in Politics

Brown’s great expectations

I doubt it has escaped anyone’s attention that 2010 is going to be an election year. In London we are faced with the prospect of a double header, with people electing their MPs and their councillors on the same day (since Brown seems to have inadvertently ruled out a March election in his interview with Andrew Marr).

Towards the end of last year Labour activists seems significantly buoyed by a series of polls that showed them only nine or ten points behind the Conservatives in polls. Frankly I was bemused that it caused such delight amongst Labour activists. Surely a nine point deficit is not a cause for celebration, after all, their margin of victory in 2005 was significantly less, just 3%. In 2001 when they had a 247 seat majority their margin of victory was 9%. In moral terms, if not electoral, a 9% deficit is not a cause for celebration. But as I’ve touched on before, the currently distribution of seats means that, on a uniform swing, the Conservatives need to win by more than 8% to be able to form a government.

While visiting family over Christmas I watched my team – Grimsby Town – lose and I realised why Labour are so happy with such a poor result. It’s a symptom of their abject lack of ambition for themselves and the country.

If you are a fan of a struggling football team (Grimsby have spent all season in the relegation zone, and only retained league status last season because other teams had hefty points deductions for going into administration) you will know the mentality. You go along to the game expecting defeat, but heartily support even the most minor sign of positive play on the pitch.

At Blundell Park we had about 80 minutes of misery before the last ten minutes when the players finally gave us something to cheer about – and cheer them on we did. We were hoping for a miracle that never came. But hope is what it was all about.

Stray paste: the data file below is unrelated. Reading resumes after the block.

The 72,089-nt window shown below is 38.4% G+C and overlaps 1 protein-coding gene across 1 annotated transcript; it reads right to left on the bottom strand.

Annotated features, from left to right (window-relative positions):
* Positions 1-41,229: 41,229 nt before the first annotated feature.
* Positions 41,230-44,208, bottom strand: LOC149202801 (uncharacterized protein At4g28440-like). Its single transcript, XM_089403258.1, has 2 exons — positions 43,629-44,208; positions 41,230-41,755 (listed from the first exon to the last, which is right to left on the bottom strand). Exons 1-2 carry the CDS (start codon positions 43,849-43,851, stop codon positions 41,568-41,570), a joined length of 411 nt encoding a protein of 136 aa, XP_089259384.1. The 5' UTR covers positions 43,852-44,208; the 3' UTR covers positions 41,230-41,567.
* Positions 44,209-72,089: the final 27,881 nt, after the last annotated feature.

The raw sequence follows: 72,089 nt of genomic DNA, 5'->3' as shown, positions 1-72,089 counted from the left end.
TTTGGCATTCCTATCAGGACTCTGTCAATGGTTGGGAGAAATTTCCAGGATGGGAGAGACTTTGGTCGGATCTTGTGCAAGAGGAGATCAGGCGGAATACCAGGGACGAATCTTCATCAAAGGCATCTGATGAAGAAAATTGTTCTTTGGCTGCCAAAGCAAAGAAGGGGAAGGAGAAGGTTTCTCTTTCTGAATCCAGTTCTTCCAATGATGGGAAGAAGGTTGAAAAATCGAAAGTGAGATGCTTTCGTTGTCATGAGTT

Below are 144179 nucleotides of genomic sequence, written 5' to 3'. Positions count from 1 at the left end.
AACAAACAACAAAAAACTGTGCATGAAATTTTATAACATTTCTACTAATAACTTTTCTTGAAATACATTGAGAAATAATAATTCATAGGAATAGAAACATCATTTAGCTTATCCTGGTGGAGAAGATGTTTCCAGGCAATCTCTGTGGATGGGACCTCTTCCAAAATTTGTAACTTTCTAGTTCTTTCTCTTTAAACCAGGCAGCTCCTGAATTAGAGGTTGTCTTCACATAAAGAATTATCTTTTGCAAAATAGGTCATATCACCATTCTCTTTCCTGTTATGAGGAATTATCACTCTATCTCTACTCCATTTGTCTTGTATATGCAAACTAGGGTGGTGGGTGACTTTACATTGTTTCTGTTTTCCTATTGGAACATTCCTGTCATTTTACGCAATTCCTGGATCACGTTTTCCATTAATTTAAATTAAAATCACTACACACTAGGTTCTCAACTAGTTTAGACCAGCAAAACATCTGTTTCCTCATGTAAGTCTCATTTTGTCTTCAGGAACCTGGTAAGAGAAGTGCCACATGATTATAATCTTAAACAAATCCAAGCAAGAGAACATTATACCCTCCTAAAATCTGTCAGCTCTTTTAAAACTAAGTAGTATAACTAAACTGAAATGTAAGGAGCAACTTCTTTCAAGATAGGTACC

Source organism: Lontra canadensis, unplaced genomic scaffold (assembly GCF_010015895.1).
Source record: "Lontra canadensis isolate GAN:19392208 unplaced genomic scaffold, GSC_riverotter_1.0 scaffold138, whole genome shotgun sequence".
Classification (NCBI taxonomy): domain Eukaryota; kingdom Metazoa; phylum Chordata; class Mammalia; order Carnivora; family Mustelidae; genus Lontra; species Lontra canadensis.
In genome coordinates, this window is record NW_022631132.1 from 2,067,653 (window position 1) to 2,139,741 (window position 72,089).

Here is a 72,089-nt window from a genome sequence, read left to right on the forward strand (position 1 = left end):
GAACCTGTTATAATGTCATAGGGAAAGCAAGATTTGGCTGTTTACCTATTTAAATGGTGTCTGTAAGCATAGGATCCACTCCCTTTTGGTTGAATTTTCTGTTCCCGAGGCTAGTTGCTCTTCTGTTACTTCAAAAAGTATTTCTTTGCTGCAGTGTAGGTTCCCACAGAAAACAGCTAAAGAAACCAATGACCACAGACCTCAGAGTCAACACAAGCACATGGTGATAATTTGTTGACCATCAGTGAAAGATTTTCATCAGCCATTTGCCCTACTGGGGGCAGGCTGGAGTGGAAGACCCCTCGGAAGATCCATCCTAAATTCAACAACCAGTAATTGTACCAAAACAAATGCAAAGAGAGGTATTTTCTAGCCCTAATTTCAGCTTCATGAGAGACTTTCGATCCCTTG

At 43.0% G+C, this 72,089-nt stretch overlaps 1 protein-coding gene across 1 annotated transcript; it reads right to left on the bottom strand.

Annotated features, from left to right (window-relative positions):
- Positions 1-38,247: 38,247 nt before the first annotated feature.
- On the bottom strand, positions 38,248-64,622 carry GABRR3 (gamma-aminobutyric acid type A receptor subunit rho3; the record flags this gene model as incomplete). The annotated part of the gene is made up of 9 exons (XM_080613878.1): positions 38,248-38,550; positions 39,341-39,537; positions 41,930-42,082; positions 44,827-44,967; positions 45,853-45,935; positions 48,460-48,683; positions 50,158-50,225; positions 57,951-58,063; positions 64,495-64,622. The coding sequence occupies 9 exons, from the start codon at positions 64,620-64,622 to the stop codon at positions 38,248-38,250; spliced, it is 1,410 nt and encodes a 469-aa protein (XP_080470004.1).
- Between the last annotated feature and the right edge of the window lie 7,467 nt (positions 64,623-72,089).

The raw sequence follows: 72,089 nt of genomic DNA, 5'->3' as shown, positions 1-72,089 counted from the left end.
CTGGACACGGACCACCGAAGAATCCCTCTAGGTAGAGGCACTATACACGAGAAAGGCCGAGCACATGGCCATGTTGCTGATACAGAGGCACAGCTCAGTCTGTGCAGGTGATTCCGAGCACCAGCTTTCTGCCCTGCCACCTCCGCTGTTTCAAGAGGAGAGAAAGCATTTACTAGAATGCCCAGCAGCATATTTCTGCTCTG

And such is the lot of the Labour supporter. They know they have lost the arguments and Brown’s administration has been nothing short of a disaster. But they support the Labour team, so they have to cheer when something gives them hope. They know the electoral maths are stacked against the Conservatives, so now it isn’t really about winning; it’s about clinging on.

Just as a Grimsby fan dreams of clinging onto league status rather than seeing a cup-winning hat-trick at Wembley, Labour are dreaming of somehow clinging onto power at the election. And how that happens is unimportant. If they have to rely on the electoral system, so be it. If they have to rely on tired old cliches, so be it. If they have to rely on some bizarre form of class envy, that’s all right too.

And it might just work for them. They have lowered expectations so much that, combined with the expenses scandals, people probably don’t expect to get that much from a government. It’s almost as if their campaign slogan is “Brown: he may be a comical incompetent, but he’s your comical incompetent. Vote Labour.”

To a degree the Conservatives have helped by talking about the problems Brown has created that the next government will have to fix. Sensible enough, they will face some tough decisions if they win power and it’s right to prepare the electorate for that. But it’s hard to motivate people to vote for you unless you are offering something positive, if it’s going to be bad whoever gets in you might as well stick with what you’ve got.

It is the nature of political parties to seek power. That is their raison d’être. However, it becomes a real problem when that is all they are doing – it would be a disaster for the country if Brown somehow manages to do just that.

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